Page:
Welcome to European Tribune. It's gone a bit quiet around here these days, but it's still going.
Secondly, the Wikipedia article on the French Greens seems tendentious to me in that -- speaking of a party that has shared government and is therefore not without a history of some interest -- it consecrates no more than two sentences to the government period thus:

Dominique Voynet was to lead the party into government for the first time, joining Lionel Jospin's Socialist Party (PS) and the Communist Party (PCF). Voynet was rewarded with the cabinet position of Minister for the Environment and Regional Planning, before being replaced by Yves Cochet in 2001.

In general the party's history is sketchily covered. Yet "Skandrani's expulsion" takes up a full section and runs to about a quarter of the entire text about the party. All this for someone who is quite unknown to the public and never held any position, founder member or not. The same can be said of Pierre Brière, totally unknown Green expelled many years before Skandrani (1991). (I strongly suspect the Wikipedia article of having received the attention, quite precisely, of propagandists who want to blow up this affair out of all proportion).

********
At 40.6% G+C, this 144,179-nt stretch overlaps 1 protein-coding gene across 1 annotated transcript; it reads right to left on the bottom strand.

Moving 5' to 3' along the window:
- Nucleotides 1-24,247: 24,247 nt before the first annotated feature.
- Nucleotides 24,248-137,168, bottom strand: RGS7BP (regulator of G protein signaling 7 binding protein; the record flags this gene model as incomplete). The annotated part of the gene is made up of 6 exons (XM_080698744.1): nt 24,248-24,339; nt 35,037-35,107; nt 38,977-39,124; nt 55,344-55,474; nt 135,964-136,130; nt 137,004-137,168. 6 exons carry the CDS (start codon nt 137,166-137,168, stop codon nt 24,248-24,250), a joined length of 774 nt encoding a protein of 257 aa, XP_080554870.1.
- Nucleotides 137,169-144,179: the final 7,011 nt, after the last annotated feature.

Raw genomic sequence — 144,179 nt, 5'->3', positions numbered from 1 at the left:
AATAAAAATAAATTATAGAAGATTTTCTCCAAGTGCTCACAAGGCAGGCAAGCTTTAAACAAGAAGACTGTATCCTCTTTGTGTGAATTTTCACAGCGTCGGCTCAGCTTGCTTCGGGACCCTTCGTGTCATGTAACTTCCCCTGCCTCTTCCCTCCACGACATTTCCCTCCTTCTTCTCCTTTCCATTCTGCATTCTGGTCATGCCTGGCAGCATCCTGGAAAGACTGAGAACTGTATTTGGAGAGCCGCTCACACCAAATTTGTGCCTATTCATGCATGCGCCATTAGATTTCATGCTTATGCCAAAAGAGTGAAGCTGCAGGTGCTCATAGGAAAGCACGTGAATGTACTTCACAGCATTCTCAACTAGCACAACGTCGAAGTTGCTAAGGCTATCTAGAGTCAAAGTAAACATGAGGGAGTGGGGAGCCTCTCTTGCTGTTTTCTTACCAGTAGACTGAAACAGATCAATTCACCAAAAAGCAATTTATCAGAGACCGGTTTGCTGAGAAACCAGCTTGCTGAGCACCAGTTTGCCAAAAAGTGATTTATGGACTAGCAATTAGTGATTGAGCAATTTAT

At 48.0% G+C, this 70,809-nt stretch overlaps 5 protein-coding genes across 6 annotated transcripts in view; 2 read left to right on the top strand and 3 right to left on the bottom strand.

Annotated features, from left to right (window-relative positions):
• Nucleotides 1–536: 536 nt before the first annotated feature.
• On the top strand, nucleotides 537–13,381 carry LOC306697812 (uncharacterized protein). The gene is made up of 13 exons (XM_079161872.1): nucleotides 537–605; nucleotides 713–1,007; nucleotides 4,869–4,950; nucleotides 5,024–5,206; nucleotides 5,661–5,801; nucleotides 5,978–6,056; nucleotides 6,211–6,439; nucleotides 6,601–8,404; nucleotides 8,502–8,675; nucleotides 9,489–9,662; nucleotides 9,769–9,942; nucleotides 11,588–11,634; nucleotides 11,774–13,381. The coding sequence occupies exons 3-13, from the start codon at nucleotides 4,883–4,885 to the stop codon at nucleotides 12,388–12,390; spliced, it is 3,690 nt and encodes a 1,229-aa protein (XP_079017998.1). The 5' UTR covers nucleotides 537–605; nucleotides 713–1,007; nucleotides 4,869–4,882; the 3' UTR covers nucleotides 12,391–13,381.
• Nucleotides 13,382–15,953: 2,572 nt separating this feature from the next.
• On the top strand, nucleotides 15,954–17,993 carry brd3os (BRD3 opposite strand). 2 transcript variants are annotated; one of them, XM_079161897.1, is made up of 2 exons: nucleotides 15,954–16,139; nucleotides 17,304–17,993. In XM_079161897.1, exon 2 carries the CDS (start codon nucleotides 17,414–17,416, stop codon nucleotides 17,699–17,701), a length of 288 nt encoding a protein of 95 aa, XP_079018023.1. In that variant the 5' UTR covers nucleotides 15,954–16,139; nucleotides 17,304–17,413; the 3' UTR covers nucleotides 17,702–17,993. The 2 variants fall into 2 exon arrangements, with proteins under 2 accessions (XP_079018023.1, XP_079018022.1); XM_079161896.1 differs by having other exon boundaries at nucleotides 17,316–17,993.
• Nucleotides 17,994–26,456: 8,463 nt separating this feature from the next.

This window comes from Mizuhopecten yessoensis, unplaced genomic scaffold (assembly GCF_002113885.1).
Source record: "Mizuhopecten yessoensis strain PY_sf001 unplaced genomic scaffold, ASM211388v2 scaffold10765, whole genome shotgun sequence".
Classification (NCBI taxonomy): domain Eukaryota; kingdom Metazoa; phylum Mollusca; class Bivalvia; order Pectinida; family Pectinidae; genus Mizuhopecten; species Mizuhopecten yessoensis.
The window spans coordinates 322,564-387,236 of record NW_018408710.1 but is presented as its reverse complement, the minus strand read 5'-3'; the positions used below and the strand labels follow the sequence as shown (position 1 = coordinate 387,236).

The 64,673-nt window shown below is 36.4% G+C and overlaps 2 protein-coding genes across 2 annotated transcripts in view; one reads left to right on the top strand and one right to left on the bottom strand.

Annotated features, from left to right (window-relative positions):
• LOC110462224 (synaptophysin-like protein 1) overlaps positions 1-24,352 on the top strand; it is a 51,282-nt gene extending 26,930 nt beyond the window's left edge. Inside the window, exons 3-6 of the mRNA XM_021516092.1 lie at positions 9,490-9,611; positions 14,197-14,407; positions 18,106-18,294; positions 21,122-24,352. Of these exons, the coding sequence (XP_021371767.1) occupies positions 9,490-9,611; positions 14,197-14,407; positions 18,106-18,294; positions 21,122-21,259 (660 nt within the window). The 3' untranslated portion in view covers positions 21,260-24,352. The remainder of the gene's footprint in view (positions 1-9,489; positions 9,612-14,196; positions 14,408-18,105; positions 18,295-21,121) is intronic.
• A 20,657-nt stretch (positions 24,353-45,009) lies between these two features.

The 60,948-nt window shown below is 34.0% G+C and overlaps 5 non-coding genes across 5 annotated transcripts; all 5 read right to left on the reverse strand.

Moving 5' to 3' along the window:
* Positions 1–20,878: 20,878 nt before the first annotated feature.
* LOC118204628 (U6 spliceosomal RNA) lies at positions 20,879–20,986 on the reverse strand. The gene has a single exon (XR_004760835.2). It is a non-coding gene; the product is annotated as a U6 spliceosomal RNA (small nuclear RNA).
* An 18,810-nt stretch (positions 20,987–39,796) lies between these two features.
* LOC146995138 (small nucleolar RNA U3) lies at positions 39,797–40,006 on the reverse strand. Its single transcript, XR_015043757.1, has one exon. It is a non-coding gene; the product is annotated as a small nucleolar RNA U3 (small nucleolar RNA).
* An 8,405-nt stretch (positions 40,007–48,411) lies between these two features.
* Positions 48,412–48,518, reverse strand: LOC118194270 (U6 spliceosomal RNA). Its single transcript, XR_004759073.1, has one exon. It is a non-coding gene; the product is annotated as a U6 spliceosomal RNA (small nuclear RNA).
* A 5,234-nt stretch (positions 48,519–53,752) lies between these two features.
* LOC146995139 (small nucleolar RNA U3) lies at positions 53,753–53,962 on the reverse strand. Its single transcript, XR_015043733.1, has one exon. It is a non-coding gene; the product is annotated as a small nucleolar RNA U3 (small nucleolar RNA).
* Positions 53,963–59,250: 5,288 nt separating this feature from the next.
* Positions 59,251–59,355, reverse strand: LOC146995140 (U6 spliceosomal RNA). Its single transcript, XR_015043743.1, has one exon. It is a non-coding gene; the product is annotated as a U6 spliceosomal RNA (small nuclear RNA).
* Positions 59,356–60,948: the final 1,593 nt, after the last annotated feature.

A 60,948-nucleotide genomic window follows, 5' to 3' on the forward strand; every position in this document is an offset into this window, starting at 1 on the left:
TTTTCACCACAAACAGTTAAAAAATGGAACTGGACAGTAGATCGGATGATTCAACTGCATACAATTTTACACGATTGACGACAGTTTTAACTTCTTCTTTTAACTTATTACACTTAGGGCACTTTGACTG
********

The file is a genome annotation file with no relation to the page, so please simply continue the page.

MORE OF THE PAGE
Let me be clear. I am greatly angered and dismayed by Holocaust deniers and consider the French Greens quite right to exclude members who gave their support to any of these. But the two individuals in question are of no great importance. Making out the Greens have issues with anti-semitism is akin, as Jerome says, to making out France is an anti-semitic country, that Europe has not dealt with its anti-semitic past, etc : these are propaganda talking-points originating with the Zionist neocon right.

by afew (afew(a in a circle)eurotrib_dot_com) on Sun Nov 19th, 2006 at 09:31:22 AM EST
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